News analysis: Why China’s ban on betting is a Lose-Lose solution

Chinese betting

By Nan Sato, Shimin Law

The Communist government in China has long had an uncomfortable relationship with gambling, but the mounting interest in sports betting may make the country’s leaders rethink some of its policies.

Gambling has been outlawed since the establishment of the “new China” by Mao Zedong. Despite the government’s effort to quash nearly all forms of wagering, people’s love for gambling only seems to grow as the average income rises. Lately, this trend has been aided by President Xi Jinping’s promotion of the sports industry, especially in the sport of soccer. During the UEFA Euro 2016 tournament, police seized tens of millions of dollars and arrested over 500 people in crackdowns on illegal gambling operations.

Current Chinese law bans all sports betting except in the form of the government-run Sports Lotteries. The country’s criminal law makes it a crime punishable by imprisonment of up to three years to operate a gambling establishment, whether in-person or online.

As more and more gambling activities moved online, the Chinese Supreme Court issued the Opinions of the Supreme People’s Court, the Supreme People’s Procuratorate and the Ministry of Public Security on Several Issues concerning the Application of Law in the Handling of Criminal Cases of Internet Gambling (the “Opinion”) to provide clearer guidance on the issue of Internet gambling. The Opinion extends the reach of the criminal code and related regulations by broadening the jurisdictional coverage and expanding the definition accomplice crimes.

Generally, a case is under the jurisdiction of the authorities “where the crime is committed.” The definition of the phrase “where the crime is committed” seems to be all-encompassing. In addition to the location where the gambling participants commit the online gambling acts and the place where the Internet access is provided, it also includes the location of the server of the gambling sites and even the place where the sponsor or manager of the gambling site is domiciled. Under certain circumstances, prosecution can also happen in the place of domicile of any of the defendants. Moreover, a party that provides Internet access, server hosting, advertising, technical support or other services to a gambling site may be deemed as an accomplice in the crime of operating an online gambling house.

Although individual gamblers are subject to the same betting prohibitions, the law is rarely enforced against them because most of the individual online betting activities are extremely difficult to pin down, and the “reward” of such enforcement is minimal compared to crackdowns on the operators.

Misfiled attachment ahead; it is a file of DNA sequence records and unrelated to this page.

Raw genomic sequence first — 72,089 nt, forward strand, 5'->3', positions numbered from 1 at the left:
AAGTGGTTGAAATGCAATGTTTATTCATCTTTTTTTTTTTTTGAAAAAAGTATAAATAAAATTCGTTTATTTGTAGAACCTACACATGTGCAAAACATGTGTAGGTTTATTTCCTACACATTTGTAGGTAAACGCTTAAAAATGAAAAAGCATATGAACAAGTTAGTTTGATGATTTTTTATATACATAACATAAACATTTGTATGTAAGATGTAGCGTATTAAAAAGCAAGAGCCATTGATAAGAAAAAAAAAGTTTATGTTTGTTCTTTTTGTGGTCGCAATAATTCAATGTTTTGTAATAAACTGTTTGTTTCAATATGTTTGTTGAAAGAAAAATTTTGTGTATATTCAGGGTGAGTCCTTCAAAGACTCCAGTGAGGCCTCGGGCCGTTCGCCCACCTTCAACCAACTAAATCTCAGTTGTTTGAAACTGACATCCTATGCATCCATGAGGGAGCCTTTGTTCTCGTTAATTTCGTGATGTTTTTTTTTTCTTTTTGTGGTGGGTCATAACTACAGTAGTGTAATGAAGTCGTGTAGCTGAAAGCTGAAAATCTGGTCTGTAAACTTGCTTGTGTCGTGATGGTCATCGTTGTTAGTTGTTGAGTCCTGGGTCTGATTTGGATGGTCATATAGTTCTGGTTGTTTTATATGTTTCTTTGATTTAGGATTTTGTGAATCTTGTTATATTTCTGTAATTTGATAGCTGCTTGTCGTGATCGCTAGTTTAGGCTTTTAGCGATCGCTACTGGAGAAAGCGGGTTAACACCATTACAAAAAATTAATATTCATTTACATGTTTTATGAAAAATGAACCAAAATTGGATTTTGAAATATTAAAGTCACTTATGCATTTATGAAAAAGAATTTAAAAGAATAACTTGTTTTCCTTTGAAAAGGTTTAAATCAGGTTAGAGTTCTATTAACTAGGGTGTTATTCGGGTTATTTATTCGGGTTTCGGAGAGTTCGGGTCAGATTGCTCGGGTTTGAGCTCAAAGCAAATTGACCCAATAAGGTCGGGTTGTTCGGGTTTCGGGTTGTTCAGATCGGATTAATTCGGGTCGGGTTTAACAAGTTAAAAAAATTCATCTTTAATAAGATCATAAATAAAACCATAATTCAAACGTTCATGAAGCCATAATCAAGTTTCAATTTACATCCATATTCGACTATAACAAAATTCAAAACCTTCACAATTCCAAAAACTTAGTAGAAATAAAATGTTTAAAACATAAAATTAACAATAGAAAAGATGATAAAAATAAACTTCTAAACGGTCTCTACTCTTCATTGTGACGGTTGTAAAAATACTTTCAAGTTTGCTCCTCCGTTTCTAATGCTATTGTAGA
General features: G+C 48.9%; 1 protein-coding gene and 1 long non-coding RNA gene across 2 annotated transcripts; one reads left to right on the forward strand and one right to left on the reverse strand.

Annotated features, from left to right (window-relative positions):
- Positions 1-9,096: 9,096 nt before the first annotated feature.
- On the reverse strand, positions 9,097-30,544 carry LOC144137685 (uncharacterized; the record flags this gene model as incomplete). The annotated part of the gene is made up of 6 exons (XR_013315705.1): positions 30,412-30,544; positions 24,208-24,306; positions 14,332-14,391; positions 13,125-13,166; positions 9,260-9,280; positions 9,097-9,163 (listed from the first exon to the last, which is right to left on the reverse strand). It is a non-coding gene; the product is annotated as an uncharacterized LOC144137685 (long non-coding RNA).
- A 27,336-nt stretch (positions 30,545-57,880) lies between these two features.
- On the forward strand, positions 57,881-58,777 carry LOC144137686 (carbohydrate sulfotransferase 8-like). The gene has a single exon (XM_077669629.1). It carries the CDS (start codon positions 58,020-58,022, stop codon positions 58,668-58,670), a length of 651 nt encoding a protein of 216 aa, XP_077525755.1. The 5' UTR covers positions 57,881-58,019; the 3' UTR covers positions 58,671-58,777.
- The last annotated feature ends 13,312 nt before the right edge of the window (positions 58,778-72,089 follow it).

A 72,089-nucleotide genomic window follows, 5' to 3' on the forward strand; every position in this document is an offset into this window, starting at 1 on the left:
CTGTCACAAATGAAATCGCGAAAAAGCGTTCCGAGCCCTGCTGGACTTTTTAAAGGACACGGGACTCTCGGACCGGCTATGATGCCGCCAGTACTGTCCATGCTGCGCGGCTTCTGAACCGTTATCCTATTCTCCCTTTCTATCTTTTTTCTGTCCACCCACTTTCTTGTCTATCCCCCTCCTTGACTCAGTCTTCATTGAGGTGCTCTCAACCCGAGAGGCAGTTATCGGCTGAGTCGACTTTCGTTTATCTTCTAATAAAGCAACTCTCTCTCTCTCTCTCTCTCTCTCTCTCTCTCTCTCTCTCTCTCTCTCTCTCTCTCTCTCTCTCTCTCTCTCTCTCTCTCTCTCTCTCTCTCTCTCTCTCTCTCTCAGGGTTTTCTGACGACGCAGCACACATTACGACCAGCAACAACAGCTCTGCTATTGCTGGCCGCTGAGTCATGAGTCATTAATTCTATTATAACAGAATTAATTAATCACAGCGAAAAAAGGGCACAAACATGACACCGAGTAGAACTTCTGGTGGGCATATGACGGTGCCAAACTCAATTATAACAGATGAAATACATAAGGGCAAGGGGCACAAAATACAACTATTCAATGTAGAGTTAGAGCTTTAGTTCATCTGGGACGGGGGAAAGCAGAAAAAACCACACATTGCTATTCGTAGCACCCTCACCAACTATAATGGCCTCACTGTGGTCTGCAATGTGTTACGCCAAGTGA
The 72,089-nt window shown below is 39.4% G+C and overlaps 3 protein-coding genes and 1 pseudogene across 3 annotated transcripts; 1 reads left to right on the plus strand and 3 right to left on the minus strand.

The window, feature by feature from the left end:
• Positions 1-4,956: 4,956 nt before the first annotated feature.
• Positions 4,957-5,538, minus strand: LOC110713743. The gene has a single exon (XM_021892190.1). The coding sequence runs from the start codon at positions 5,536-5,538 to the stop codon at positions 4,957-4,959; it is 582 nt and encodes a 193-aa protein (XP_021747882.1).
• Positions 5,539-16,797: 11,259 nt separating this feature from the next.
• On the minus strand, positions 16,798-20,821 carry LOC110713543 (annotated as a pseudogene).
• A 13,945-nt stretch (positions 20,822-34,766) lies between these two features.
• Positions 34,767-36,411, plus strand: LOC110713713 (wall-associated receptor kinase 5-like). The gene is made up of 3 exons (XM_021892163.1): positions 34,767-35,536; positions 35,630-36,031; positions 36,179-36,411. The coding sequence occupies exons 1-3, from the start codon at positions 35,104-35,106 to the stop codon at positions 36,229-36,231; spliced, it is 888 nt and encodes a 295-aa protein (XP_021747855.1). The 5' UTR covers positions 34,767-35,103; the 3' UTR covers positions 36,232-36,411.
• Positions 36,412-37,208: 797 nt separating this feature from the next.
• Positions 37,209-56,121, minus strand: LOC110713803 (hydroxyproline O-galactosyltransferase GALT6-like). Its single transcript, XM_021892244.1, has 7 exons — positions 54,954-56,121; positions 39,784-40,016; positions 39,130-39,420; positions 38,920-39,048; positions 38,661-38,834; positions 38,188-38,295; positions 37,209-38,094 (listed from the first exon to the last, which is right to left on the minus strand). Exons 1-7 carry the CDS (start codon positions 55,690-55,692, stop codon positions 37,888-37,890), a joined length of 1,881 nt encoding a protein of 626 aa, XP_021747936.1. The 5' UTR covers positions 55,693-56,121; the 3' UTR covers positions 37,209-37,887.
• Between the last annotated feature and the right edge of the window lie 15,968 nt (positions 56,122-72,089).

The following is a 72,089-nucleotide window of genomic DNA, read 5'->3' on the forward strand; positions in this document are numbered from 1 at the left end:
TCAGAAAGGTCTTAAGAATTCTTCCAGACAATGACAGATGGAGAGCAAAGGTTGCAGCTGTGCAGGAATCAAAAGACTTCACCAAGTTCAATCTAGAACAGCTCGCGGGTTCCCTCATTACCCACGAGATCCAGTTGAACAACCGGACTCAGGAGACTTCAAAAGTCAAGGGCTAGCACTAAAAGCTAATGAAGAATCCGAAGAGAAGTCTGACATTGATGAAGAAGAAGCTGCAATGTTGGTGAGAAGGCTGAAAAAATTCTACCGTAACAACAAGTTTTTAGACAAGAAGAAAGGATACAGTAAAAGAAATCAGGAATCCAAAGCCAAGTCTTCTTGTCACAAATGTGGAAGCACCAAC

Under the Detailed Rules for the Implementation of the Regulations on the Administration of Lottery, the only sports betting operation permitted in China is the Chinese Sports Lottery, which authorizes wagering on soccer, basketball, and baseball. Even this official lottery, however, does not allow betting on Chinese Super League matches.

As Adam Minter argued in his Bloomberg article China Should Let Soccer Fans Gamble, “China needs to make peace with its love of gambling – and legalize it.” The vast network of underground sports betting operators is known to have caused many match fixing scandals as they operate outside the legal framework. Regulating the conduct of bookies and punters will improve the integrity of Chinese sports.

The banning of sports gambling is also robbing the Chinese government of billions of dollars in tax revenue. China’s illegal gambling industry is estimated to be worth a staggering 600 billion dollars annually. Because Chinese jurisdiction cannot reach foreign online operators who have their place of business and servers outside of China, many Chinese bettors place their bets on foreign websites. Since President Xi announced his plan to make China a world soccer powerhouse, the sports sections of international media have been filled with headlines of record-breaking purchases of foreign soccer stars by Chinese clubs. As a result, the interest and viewership of the Chinese Super League are burgeoning, and so is the urge to bet on the teams in it. By handing the opportunities of sports betting operations to foreign and underground players, the government is missing out on a profitable and increasingly significant tax revenue.

The Chinese use the proverb “plugging one’s ears while stealing a bell” to refer to the ignorance and foolishness of a person who deceives himself as well as others. What the Chinese government is doing with sports betting is exactly that. The day when China legalizes American-style fantasy sports betting is still very far away, but it should at least start transitioning into allowing approved private operators to take bets under a well thought-out set of regulations.

Nan Sato is a lawyer in the Global Sports and Entertainment Practice Group of Shimin Law’s New York office. Shimin Law is a is a full-service law firm with a focus on foreign-related legal matters, providing legal services to their Chinese and foreign corporate clients. View the Shimin Law blog at https://chinaselaw.wordpress.com/